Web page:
Books

20 books to get your mom on Mother's Day

Books make great gifts. From history to fantasy and everything in between, here are some suggestions for your mom on Mother's Day.

Books make great gifts. From history to fantasy and everything in between, here are some suggestions for your mom on Mother's Day.

If your mother likes mother/daughter stories, try My Mother's Daughter by Perdita Felicien

My Mother's Daughter is a memoir by Canadian Olympian Perdita Felicien. (Martin Brown, Doubleday Canada)

Perdita Felicien's mom Catherine was a poor young woman in St. Lucia when she was given a seemingly random, but ultimately life-changing, opportunity: to come to Canada with a wealthy white family and become their nanny. But when she gets to Canada, life is tougher than she expected, as she endures poverty, domestic violence and even homelessness. However, she still encouraged and supported her youngest daughter's athletic dreams. Felicien would go on to be a world-class hurdler and one of Canada's greatest track athletes. My Mother's Daughter is the story of these two women, and how their love for each other got them through difficult times and changed their lives.

Felicien was a 10-time national champion, a two-time Olympian and became the first Canadian woman to win a gold medal at a world championships. She now works as a sports broadcaster and is part of CBC's team covering the Olympics. My Mother's Daughter is her first book.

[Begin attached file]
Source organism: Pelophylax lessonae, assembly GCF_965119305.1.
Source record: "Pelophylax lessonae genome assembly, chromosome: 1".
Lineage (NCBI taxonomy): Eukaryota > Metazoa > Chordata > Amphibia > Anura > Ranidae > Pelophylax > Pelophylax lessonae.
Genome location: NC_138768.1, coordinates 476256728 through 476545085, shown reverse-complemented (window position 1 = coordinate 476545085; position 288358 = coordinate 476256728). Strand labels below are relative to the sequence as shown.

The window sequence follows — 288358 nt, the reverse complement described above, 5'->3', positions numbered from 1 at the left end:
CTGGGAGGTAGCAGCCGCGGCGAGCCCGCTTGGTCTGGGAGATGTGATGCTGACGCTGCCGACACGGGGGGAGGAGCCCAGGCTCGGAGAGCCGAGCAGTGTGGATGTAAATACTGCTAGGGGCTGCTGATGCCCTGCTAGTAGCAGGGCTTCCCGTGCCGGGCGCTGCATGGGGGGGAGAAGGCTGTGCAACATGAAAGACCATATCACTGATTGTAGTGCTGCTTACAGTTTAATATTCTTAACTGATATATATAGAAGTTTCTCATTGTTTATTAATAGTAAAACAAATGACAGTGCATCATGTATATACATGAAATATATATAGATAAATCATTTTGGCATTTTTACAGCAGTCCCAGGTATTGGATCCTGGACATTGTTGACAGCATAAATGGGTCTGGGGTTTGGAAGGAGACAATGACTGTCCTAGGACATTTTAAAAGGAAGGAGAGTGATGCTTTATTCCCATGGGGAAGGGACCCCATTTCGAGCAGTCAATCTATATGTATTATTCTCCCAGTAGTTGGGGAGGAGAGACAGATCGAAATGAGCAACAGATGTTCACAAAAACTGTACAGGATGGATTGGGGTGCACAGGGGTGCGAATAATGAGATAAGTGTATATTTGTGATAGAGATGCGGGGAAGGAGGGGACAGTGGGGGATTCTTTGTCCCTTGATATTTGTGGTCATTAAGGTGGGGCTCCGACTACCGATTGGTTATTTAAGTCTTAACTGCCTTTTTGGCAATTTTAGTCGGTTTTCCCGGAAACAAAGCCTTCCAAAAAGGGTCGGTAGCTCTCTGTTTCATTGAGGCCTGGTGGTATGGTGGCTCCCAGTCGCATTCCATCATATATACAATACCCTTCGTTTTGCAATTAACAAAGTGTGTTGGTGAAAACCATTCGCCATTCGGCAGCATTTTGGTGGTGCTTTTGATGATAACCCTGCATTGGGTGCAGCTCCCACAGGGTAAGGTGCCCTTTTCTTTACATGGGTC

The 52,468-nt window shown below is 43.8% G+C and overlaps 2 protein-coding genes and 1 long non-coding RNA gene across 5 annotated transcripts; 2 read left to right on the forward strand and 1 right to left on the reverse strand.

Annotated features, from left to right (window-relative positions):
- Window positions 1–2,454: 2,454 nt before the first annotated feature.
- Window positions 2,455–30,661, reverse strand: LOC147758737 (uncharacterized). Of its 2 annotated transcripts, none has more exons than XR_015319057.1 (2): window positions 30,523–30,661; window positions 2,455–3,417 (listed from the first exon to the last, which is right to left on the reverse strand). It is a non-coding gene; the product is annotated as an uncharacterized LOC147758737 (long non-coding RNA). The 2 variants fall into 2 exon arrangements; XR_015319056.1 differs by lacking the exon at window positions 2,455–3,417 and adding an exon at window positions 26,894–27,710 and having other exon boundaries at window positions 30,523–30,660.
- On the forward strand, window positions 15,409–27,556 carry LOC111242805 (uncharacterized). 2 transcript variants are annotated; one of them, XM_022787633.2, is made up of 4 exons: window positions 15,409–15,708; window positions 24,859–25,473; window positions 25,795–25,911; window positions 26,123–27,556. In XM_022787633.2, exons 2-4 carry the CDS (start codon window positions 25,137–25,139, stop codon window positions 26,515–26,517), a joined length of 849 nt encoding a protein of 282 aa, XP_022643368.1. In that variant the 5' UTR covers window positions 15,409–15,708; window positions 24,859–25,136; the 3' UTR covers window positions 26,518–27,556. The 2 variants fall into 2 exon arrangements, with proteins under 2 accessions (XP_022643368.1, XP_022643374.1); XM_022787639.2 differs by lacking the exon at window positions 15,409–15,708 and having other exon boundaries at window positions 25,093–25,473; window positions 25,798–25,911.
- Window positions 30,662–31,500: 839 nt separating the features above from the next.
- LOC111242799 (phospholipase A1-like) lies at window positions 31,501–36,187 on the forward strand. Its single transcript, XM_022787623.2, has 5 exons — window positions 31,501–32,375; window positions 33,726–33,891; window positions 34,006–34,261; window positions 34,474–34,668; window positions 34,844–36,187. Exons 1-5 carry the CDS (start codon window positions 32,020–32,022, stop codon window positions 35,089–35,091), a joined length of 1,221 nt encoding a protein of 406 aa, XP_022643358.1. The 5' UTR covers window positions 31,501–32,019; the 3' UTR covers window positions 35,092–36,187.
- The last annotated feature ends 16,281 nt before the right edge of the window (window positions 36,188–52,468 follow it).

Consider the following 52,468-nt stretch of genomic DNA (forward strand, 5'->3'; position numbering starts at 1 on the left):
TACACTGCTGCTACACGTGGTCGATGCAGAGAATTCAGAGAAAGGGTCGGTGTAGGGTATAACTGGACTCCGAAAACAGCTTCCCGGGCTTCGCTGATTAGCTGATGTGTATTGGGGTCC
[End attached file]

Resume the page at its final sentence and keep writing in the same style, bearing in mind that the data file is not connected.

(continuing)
When Canadian hurdling champion Perdita Felicien and her mother Cathy Felicien Browne joined As It Happens host Carol Off to talk about Felicien's new book, My Mother's Daughter: A Memoir of Struggle and Triumph. 27:11

If your mother admires strong women, try Women of the Pandemic by Lauren McKeon

Women of the Pandemic is a book by Lauren McKeon. (McClelland & Stewart, Yuli Scheidt)

The COVID-19 pandemic has been a story of women. It's a story of women leaders, in political office, medical fields and in public health. But it's also a story of how the pandemic has disproportionately impacted women: taking them out of the workforce, putting them in charge of virtual or homeschooling and making them the primary providers of childcare and elder care. Women of the Pandemic is the portrait of several women during the early months of the pandemic and how their resilience, perseverance and creativity can serve as inspiration for future challenges.